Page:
So you’ve got a date with Vietnam, now what?
How long? 34 days- definitely could’ve spent longer
First Impressions: If you could only do one thing in Vietnam….. Trekking in Sa Pa
Will there be a second date? Maybe someday, but not anytime soon. While I could’ve spent longer in Vietnam, I still felt like I got to see a lot. With the visa prices for Americans and my bucket list longer than ever, it just isn’t in the cards right now.
Climate: Because of the geography the weather will vary at different times of the year in different parts of the country. If you’re planning on traveling the whole length of the country this means that there is no time where the weather will always be perfect. But it also means that the weather is always going to be good somewhere in the country! My favorite part was trekking in Sa Pa and so I would try to plan my trip around Sa Pa weather if possible. From October-April the north is a bit cooler and monsoon season starts in May and lasts until September. But always come prepared for all. I used everything in my backpack throughout my time in Vietnam.
Things to keep in mind:
Visas- Americans need a visa and you’ll have to sort it before showing up at the border. For more information take a look HERE
Always check with your government’s official website on visas, vaccinations, and safety for the most up to date information. You can find US’s info HERE.
Hello- xin chào (sin-chow) Goodbye- tạm biệt Thank-you- cảm ơn (kam-uhn) Please- làm ơn (lahm-uhn)
Yes- Vâng No- Không (really soft k)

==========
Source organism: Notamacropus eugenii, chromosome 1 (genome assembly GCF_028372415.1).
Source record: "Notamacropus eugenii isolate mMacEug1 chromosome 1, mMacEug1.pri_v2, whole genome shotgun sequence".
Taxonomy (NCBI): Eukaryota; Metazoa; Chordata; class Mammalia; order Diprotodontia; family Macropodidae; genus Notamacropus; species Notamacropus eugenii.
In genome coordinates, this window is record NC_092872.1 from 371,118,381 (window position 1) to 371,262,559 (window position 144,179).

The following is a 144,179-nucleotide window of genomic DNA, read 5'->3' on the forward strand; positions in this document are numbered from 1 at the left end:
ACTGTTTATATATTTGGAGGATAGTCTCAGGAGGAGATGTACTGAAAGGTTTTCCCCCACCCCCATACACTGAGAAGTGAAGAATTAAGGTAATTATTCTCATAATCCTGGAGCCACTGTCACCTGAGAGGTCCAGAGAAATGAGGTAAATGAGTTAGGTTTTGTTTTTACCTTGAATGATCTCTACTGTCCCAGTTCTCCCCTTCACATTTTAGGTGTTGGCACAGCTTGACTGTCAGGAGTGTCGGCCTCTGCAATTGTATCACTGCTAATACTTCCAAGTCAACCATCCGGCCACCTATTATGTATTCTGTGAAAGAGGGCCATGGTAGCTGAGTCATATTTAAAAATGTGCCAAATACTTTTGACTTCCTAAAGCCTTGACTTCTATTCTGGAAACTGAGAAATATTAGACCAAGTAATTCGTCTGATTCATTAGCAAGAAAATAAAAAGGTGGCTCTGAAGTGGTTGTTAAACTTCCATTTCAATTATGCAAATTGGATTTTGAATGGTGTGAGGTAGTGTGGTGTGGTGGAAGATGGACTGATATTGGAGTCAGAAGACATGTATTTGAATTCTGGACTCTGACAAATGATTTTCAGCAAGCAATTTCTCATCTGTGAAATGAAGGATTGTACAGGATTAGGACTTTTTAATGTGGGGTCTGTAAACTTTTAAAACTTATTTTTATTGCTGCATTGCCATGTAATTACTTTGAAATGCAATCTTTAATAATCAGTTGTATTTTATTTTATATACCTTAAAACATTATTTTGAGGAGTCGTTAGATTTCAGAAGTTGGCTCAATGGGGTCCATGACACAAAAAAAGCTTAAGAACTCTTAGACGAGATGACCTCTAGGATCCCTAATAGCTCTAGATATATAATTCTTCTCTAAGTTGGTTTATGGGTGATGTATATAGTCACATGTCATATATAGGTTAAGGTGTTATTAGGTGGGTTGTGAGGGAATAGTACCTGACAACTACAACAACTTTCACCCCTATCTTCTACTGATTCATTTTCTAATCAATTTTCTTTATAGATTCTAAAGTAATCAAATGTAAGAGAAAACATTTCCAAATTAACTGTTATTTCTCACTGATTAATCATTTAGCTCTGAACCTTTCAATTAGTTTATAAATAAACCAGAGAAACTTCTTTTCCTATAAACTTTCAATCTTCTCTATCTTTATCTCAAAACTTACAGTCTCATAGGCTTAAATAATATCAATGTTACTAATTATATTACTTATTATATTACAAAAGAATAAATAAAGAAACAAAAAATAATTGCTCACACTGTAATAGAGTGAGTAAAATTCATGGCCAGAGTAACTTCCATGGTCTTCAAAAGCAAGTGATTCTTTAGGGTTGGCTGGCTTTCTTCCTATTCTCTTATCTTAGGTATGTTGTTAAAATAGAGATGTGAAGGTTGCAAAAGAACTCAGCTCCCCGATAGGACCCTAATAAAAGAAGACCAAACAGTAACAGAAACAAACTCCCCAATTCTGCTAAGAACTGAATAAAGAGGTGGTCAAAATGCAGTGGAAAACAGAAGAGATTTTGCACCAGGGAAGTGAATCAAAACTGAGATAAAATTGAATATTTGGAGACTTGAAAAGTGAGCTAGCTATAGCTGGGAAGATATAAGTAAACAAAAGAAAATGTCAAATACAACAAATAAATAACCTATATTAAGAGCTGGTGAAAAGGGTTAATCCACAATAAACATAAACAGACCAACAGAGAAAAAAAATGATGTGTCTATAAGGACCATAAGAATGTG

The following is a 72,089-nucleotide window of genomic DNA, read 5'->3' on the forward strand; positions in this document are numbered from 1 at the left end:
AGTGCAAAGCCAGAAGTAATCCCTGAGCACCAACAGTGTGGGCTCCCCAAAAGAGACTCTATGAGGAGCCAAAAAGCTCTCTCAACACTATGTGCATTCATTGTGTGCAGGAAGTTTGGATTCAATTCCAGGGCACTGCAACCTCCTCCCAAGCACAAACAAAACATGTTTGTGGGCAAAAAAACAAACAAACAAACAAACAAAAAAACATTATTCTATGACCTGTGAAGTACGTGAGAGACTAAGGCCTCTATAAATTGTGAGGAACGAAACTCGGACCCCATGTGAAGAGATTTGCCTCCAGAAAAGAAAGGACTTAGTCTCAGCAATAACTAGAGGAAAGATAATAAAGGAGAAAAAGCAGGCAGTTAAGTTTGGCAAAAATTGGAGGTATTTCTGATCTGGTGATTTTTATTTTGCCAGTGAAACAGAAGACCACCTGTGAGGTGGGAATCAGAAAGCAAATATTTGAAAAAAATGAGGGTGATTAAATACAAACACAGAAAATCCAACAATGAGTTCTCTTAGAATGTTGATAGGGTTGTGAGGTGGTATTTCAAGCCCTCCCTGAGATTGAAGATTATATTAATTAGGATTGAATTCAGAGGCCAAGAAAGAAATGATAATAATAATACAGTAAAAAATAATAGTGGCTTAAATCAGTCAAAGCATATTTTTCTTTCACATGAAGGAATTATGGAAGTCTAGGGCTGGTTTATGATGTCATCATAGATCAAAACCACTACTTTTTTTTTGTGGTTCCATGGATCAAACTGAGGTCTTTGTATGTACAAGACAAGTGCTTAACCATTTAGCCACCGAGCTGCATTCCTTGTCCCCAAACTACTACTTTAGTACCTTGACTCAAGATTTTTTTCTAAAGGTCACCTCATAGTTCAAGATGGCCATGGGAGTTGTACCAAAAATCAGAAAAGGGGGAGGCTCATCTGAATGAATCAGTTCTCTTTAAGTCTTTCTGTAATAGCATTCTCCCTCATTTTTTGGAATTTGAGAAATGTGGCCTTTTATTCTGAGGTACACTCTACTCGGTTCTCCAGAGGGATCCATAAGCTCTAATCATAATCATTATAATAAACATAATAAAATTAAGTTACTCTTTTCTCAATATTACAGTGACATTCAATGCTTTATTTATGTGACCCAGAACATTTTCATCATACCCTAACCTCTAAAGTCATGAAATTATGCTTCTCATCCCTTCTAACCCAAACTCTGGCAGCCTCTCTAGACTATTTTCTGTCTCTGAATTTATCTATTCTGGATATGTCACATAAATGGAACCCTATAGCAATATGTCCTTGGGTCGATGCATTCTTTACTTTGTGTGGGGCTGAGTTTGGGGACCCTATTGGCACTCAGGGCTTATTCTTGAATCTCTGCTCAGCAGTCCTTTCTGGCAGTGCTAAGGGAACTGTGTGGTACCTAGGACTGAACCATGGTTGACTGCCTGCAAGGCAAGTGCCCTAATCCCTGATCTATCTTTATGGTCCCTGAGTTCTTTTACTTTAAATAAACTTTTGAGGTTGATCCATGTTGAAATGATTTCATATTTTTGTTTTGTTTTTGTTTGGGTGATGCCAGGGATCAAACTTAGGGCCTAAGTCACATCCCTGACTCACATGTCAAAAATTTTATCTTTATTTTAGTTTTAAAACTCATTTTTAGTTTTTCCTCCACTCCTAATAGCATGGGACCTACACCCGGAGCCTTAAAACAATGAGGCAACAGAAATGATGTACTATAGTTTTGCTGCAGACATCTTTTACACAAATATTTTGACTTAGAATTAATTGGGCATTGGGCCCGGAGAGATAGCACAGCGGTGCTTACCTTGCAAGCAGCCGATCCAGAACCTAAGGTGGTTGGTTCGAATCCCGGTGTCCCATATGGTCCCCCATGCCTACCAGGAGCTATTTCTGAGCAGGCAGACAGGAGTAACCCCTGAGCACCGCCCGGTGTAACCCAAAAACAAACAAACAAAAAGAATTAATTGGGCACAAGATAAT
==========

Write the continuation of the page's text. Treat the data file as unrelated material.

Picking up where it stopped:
rice- cơm (kum- but with an inflection going upwards) noodles- mì bread- bánh mỳ
Chicken- gà Beef- bò Vegetarian- ăn chay
Other: Even though the war ended over 40 years ago, you can still see the country rebuilding. I know people who have had negative experiences due to certain prejudices that are still around. Just be aware and polite both for the respect of the people there and for the representation of your own country.
The Great Debate: North to South or South to North?
There is much talk about which direction to travel in. The good news is, there is no right answer! I went from South to North because I was coming from Cambodia but found it to be mostly split half and half. I think there is more to do in the North and so I enjoyed things getting better and better as I went, however the weather got worse and worse. I would also take your before and after destinations into account. How are you planning on getting in and out? If you’re flying, check prices at Saigon (Ho Chi Minh City) and Hanoi airports. If you plan on crossing the border overland then obviously take into consideration your start and end points.
The Great Debate Part II: To bike or not to bike?
Motor biking through Vietnam is iconic. It’s the thing to do. You buy a bike in your first city (Saigon or Hanoi) and have an epic adventure seeing the country in a unique way while having countless adventures along the way. At the end you sell your bike, hopefully breaking even and leave with stories to last you a lifetime. But, it’s not for everyone. Here are a list of pros and cons to consider when making your decision.
- The beautiful scenery. Biking Vietnam you’re going to get a much more personal experience and you’re going to see many more unique things that you would if you were just sleeping on a bus.
- The community of other riders you’ll meet on the road.